One goal I had this weekend at PAX East was to make my wife jealous by playing her most anticipated game this year—Vacation Simulator. She is a huge fan of Owlchemy Lab’s Job Simulator and begged me for months to buy it on PSVR. She’d just play the demo on the PSVR demo disc until I finally snagged it during a sale. She played it for well over an hour on the first day, which is a big commitment for both VR and her.
I got to complete that goal thanks to the Oculus booth and the fine folks at Owlchemy Labs. As someone who as played my fair share of VR, I was not prepared for just how wonderfully immersive Vacation Simulator was. It wasn’t just because of the shiny, new Oculus Rift S headset I was playing on. Vacation Simulator is shaping up to be one of the most immersive VR games ever. Owlchemy Labs has kept the goofy robot futuristic humor, but given players unparalleled choice in a way I’ve never experienced in VR.
It all started with the way you interact with the robots. Rather than the NPCs just floating up to you and talking, you initiate a conversation by waving. It’s a simple, human gesture that feels warm and inviting to use as a means of interaction, even with robots. You can now walk around environments, instead of being stuck behind a counter. This makes areas feel fuller as well as larger. Activities are strewn about the different vacation spots for you to explore.
My demo took place in the forest vacation area. There was a tree house with an easel and canvas for painting, a tent with a waffle maker bar, a fire pit for making s’mores and hot dogs, plus more that I didn’t even get to. These different activity stations encourage intermingling as well. At the campfire, a bot was telling a spooky story, but his “vocal cords” were sore and he needed a hot drink to sooth them. I figured going to the convenience store to buy a soda and then heating it up over the fire would be a good idea. I walked back (Vacation Simulator implements the “teleport to move” mechanic in some VR games) to the shop, bought a soda with a wooden chip, and took it back to the thirsty robot by stuffing it in the new backpack you have. I found out after my demo I could have gone into the waffle bar and taken a hot sauce bottle and given it to the robot too, since it’s “hot drink.”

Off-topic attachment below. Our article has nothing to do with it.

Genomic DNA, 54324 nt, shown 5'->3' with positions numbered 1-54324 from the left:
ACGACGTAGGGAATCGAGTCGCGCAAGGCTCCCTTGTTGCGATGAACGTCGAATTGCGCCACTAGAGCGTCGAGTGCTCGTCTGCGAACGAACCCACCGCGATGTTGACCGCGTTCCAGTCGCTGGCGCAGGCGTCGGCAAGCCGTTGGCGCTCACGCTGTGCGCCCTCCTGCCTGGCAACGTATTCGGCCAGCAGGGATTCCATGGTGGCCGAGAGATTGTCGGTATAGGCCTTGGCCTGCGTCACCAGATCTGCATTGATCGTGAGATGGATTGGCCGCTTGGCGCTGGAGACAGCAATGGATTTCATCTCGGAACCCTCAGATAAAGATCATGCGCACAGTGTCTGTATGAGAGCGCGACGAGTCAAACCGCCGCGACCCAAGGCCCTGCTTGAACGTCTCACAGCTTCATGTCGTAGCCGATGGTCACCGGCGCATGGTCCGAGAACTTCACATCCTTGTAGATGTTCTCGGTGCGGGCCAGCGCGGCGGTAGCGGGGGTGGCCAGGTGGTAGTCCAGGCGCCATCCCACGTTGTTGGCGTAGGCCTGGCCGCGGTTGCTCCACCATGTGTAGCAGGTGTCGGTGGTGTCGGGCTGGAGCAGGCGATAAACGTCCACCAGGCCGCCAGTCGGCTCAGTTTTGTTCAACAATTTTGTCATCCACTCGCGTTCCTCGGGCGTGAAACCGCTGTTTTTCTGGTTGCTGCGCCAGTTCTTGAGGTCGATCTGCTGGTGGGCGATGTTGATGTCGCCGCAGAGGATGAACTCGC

This leans into the “yes” mentality Owlchemy Labs seems to have taken when designing the game. They clearly want it to work the way you think it should and give you plenty of options and paths to make certain tasks happen. It felt like a creativity sandbox.
The biggest immersive quality I found was the inclusion of a custom avatar and the camera you always have. Earlier this month Owlchemy Labs revealed the avatar creation suite, which struck me as an odd element to add to a VR game. Why have an avatar if you rarely see it?
While I wasn’t able to create my own for the purposes of this demo, the appeal of a custom avatar became immediately apparent once I busted out my virtual camera. The ability to take selfies immediately placed me right in the world in a way no VR game had before. The closest was in Batman Arkham VR when you put on the cowl and you see Batman. That’s a cool feeling on in its own right, but seeing what could be a representation of myself was exciting.
Before diving into my demo, I spoke with Andrew Eiche, one of the developers working at Owlchemy Labs. He showed me a snapshot of the hair color selection wheel along. It looked like a color select wheel in Photoshop with an impressive amount of colors. Hairstyles alone are around 100 different styles. The studio posted a blog article detailing the avatar creator rather in-depth.
It sounds silly to point out that one of the key goals in VR games is immersion. Vacation Simulator succeeds where no other game I’ve played in VR has. It went beyond feeling like Batman or Neo or a fighter pilot. I was in the game. I solved the problems my way, I wore what I wanted to, and I vacationed how I wanted to. That was a delightful revelation and I cannot wait to go on vacation on April 9 for PC and this summer on June 18 with my own PSVR.
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